After 18 years on the pulpit, cantor changes direction
- Published: Thursday, 13 October 2016 10:00
- Written by Marcia Horn Montgomery, Contributing Writer
With 18 years behind him on the pulpit in the New York City area, Cantor Benjamin Matis is trying something new — in fact a lot of new things.
He hasn’t given up his profession completely — he served as cantor for the Lawrence Jewish Community Congregation for High Holidays services.
Cantor Matis, 46, grew up Reform, but is affiliated with the Conservative movement. He attended the Jewish Theological Seminary, graduating in 2008. He was in the cantorial field, but did not go back to school until close to age 35.
What brought him to the Kansas City area is the Kansas Jewish History Project, which is putting together an encyclopedia of Kansas Jewish history. He is one of the fellows on the project and contributing editor. It is being written for the layman to use, he says, with references to where you can find new materials. It will be available online and published in print.
He says there is a long, interesting history of Jews in Kansas, dating back to before the establishment of the state. There were attempts at agricultural colonies for Eastern European Jews and also German Jews who settled here and became merchants, thus becoming very involved in Kansas life. One of radical abolitionist John Brown’s men, August Bondi, was Jewish.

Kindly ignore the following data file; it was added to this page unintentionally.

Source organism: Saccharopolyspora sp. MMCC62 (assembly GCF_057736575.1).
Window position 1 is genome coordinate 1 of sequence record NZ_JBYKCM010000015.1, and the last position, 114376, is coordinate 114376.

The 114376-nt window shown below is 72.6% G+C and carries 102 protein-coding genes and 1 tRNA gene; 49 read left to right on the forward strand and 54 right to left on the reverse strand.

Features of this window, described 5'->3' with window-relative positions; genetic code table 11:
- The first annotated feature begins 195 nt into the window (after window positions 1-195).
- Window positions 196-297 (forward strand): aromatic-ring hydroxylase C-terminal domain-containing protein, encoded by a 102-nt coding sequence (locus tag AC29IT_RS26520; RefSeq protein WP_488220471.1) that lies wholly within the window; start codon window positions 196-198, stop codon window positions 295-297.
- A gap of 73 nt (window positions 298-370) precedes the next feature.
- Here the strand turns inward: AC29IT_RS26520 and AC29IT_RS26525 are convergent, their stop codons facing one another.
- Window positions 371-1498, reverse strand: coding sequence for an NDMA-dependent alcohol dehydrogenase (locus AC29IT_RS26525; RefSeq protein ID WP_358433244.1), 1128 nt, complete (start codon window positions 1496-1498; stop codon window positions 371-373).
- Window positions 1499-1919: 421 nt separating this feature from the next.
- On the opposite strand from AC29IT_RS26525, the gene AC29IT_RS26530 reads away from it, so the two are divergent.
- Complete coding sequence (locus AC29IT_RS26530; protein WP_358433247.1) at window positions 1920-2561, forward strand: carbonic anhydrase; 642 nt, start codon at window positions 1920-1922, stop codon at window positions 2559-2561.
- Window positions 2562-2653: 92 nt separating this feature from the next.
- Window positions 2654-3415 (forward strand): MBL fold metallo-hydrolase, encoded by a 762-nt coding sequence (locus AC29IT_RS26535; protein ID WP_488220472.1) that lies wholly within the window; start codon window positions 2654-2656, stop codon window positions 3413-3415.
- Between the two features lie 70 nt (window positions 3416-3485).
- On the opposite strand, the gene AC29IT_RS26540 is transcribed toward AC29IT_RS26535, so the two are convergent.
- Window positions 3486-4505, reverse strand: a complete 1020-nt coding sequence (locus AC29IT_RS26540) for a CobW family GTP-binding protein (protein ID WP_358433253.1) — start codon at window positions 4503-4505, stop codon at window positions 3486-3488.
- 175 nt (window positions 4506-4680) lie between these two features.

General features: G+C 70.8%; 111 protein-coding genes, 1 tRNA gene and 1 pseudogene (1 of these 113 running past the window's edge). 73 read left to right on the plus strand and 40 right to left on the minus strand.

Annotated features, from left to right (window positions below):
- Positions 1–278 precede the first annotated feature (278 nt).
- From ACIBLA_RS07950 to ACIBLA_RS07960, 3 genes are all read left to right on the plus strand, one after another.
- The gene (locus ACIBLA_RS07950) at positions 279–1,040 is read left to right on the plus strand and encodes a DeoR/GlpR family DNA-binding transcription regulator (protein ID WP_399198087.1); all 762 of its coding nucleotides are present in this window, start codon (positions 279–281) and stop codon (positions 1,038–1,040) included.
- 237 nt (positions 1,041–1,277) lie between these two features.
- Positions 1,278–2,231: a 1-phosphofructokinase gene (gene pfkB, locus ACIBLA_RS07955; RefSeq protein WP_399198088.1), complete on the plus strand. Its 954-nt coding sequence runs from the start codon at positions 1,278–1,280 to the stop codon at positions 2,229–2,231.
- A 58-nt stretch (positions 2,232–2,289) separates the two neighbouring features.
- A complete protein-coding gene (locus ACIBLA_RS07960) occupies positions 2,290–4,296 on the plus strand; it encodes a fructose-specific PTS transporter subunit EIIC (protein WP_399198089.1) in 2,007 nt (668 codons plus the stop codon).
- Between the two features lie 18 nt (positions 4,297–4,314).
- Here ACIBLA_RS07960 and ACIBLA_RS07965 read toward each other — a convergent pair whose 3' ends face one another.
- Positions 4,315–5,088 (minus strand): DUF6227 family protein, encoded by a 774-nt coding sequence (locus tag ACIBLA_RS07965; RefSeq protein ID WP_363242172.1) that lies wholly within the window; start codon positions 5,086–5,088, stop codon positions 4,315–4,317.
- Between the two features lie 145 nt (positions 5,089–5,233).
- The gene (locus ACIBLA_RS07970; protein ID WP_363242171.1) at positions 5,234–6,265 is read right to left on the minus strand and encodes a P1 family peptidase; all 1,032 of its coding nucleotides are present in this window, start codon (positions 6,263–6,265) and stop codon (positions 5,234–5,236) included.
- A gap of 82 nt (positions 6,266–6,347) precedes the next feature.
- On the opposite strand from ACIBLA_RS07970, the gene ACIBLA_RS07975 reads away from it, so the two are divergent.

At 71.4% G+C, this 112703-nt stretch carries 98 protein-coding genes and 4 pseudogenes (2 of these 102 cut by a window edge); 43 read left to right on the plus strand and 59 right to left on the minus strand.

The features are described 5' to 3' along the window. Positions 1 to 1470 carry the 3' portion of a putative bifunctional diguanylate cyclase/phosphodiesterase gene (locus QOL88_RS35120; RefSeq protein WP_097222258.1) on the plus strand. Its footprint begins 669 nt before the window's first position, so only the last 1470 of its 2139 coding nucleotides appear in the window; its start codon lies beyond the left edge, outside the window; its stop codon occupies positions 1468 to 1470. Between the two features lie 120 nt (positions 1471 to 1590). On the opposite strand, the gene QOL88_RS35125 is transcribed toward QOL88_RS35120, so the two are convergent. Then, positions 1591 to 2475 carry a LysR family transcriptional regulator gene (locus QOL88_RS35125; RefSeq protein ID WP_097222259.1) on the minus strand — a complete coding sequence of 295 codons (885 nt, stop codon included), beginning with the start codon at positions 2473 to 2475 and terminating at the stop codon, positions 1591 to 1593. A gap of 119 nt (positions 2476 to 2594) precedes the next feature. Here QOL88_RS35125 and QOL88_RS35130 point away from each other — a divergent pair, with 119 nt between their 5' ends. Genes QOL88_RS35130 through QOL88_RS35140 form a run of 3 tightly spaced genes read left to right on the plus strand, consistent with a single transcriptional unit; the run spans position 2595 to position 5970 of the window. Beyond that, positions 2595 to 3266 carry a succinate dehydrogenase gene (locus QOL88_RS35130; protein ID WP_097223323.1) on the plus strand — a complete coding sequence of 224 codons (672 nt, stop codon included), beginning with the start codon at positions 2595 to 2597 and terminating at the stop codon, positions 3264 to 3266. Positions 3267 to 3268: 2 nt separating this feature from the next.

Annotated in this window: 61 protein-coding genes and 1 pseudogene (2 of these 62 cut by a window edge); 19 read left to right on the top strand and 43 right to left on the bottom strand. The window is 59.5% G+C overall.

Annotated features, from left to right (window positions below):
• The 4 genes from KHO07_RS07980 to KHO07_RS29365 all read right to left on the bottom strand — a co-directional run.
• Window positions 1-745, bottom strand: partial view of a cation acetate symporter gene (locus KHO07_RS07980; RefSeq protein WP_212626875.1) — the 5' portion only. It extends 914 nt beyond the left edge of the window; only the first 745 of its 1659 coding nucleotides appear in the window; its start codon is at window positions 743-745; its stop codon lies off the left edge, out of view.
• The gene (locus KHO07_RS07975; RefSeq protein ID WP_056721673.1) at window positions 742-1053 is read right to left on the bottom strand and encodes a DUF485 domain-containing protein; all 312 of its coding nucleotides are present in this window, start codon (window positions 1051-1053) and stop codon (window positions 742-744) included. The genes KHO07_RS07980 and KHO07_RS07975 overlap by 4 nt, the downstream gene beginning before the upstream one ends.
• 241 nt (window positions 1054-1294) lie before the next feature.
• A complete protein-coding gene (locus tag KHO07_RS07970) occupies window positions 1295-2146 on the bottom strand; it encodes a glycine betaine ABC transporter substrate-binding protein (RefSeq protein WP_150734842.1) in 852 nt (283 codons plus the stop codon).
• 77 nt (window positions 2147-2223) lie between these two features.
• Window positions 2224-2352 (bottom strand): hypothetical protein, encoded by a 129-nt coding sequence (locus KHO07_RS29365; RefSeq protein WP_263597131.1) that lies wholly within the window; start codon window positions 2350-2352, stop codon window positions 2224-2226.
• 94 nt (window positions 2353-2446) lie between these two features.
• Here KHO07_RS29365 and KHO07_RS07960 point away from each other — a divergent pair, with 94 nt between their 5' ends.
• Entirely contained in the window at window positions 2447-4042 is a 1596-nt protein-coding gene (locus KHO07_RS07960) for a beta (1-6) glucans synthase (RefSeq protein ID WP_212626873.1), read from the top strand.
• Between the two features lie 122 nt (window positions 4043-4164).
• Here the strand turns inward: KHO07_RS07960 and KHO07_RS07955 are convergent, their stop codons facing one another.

“Leavenworth was a really big Jewish community,” he says. “Bloomingdale’s, the department store, started there. The Bloomingdale brothers were in Leavenworth. It blew my mind when I found that out. It is such a quintessential New York institution, yet it started in Leavenworth.”
He doesn’t know when the project will be completed. The fellowships are over in May, but it may take longer to actually finish the project. “Once you start digging, you find out there’s more to dig,” he says.
So how is a lifelong New Yorker enjoying life in Kansas City? The cantor says it’s a nice change from New York and he and his family would like to stay. His family consists of wife Stefanie and 10-year-old daughter Shoshana; they reside in Leawood. He also has a son, Jacob, who still lives in New York.
When they told friends they were moving to Kansas City, they got a lot of “Say hello to Dorothy and Toto.” He explained they were not moving to the middle of nowhere; they would be very near Kansas City, Missouri. And he loves crossing the state line into Missouri.
“It’s not like I need my shots or anything like when I had to go to New Jersey,” he quips. “I don’t need to show my I.D. at the border.”
He says the suburbs here look pretty much like the suburbs back home.
“We’ve been here for two months and we really like it, actually a lot. While we’re certainly homesick in certain ways, for the most part we’re quite comfortable here. It’s a lot more pleasant, and when you’re dealing with that on a daily basis the quality of your life just goes way up. We never realized just how true that was until we came here.”
He says Kansas City is a great town with a lot going on. The first week he was here, he went to the American Jazz Museum and loved it. The family also enjoyed the Plaza Art Fair.
“The Nelson-Atkins is a great museum and I’m looking forward to catching some musical things at the symphony and the opera,” he adds.